In healthcare we have landed on the moon many times with small steps for man and giant leaps for mankind. Data is the next big Neil Armstrong moment for healthcare!
In 1853, Florence Nightingale started what we know today as the modern profession of nursing. Interestingly she also helped popularise the graphical presentation of statistical data. Was this the initial lunar landing for data in healthcare?
In 1895, Wilhelm Rontgen’s invention of the x-ray made a giant leap forward in the history of medicine. For the first time ever, the inner workings of the body could be made visible without having to cut into the flesh of a patient.
Another 40 years on in the late 1920s, Penicillin was discovered by Scottish scientist Alexander Fleming, revolutionising the medical treatment of infections.
If one were to ask Christian Bernard or Louis Washkansky, a 54-year-old grocer, suffering from diabetes and incurable heart disease if this 40 year cycle of giant leaps in healthcare are anything to go by and you will get a resounding yes. After all Bernard was to revolutionise the clinical consideration of the art of possible with the first ever heart transplant which benefited Mr. Washkansky who bravely stepped up as the first recipient in the world.
Bringing modern computing into the 40 year cycle of healthcare has been more of a challenge it would seem; advances in the home PC were transformational during the 80’s and 90’s in the way we live our lives and transact our work and yet are still heading towards that same exponential change for healthcare.
40 years on brings us to today [and the next few years]. We are ready for the next small step for man and giant leap in healthcare. In today’s modern healthcare system we continue to have incremental improvements and technological advances that have measurable benefits to society, bringing us into a healthier state. But it is data and its use that will bring about the next giant leap forward.
The use of data is on the brink of taking electronic medical records, genetic information, and wearable data and transforming it into information that will support decision making and the development of new technologies that will change the way we care for our patients.
Here in Ireland we speak about our ‘grand ambition’ to allow the patient to truly control their health data by 2020.
Subra Suresh, president of Carnegie Mellon University, says with the use of information and data; “we will move from reactive care to immediate, proactive prevention and remediation, from experience-based medicine to evidence-based medicine, and to augment disease-centred models with patient-centred models.”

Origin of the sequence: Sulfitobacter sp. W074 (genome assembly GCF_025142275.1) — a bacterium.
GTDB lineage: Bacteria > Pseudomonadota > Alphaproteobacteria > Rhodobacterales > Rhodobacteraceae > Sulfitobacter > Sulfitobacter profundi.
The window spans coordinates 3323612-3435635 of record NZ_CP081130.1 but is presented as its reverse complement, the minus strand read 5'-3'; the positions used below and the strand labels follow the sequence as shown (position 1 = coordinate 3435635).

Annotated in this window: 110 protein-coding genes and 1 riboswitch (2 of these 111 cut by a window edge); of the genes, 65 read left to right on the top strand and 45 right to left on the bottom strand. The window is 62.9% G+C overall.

Imagine a time when a graduate doctor will not only have the six years medical training and their immediate supervisor’s knowledge at their disposal to treat a patient but the capabilities from millions of lines of data to support diagnostic decision making, the art of the possible with the phenomenon we call cognitive computing. The transformation of the data to information will provide suggested diagnosis based on test results, information gleaned from the patient but may also prompt further questions or tests that might aid in a refined diagnosis.
Imagine a time where a patient can provide a full medical history to any healthcare practitioner across the globe by simply allowing access to their health record stored in the cloud. Where a patient can see who has viewed and added to their record anywhere and at any time.
We don’t need to imagine these scenarios, early adopters are already realising the bright future data is providing in healthcare.
Kaiser Permanente has fully implemented a new computer system, HealthConnect, to ensure data exchange across all medical facilities and promote the use of electronic health records. The integrated system has improved outcomes in cardiovascular disease and achieved an estimated $1 billion in savings from reduced consultations and lab tests.
Blue Shield of California, in partnership with NantHealth, is improving healthcare delivery and patient outcomes by developing an integrated technology system that will allow doctors, hospitals, and health planers to deliver evidence-based care that is more coordinated and personalised. This will help improve performance in a number of areas, including prevention and care coordination. (The big-data revolution in US health care: Accelerating value and innovation Basel Kayyali and David Knott. http://www.mckinsey.com/industries/healthcare-systems-and-services/our-insights/the-big-data-revolution-in-us-health-care )
The future is bright and the future of healthcare is data. The future of patient care in Ireland is certainly bright as we develop Information Services and the eHealthIreland structures to truly turn data in the system into information that can, with care be used to change the way in which care is delivered to the patient and the population of Ireland.
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Programme Lead for Information Services, Office of the Chief Information Office
A graduate with degrees in Applied Science, an MBA and LLB Eugene Farrell has been working in the HSE since 2003. Eugene’s started his career in the health service as a Radiation Therapist treating cancer patients. Moving to Ireland from Australia in 2003 Eugene was appointed Radiation Oncology Services Manager at Galway University Hospitals. Having held various positions within Cancer Services Eugene moved to a business management function in the Regional Directors Office where intra alia he was responsible for planning and performance in 2012. On the restructuring of the Regional office Eugene took up the role of Business Intelligence Development under the Deputy Director General’s office. In November this year Eugene was appointed as the Programme Lead for the Information Service under the Office of the Chief Information Officer.
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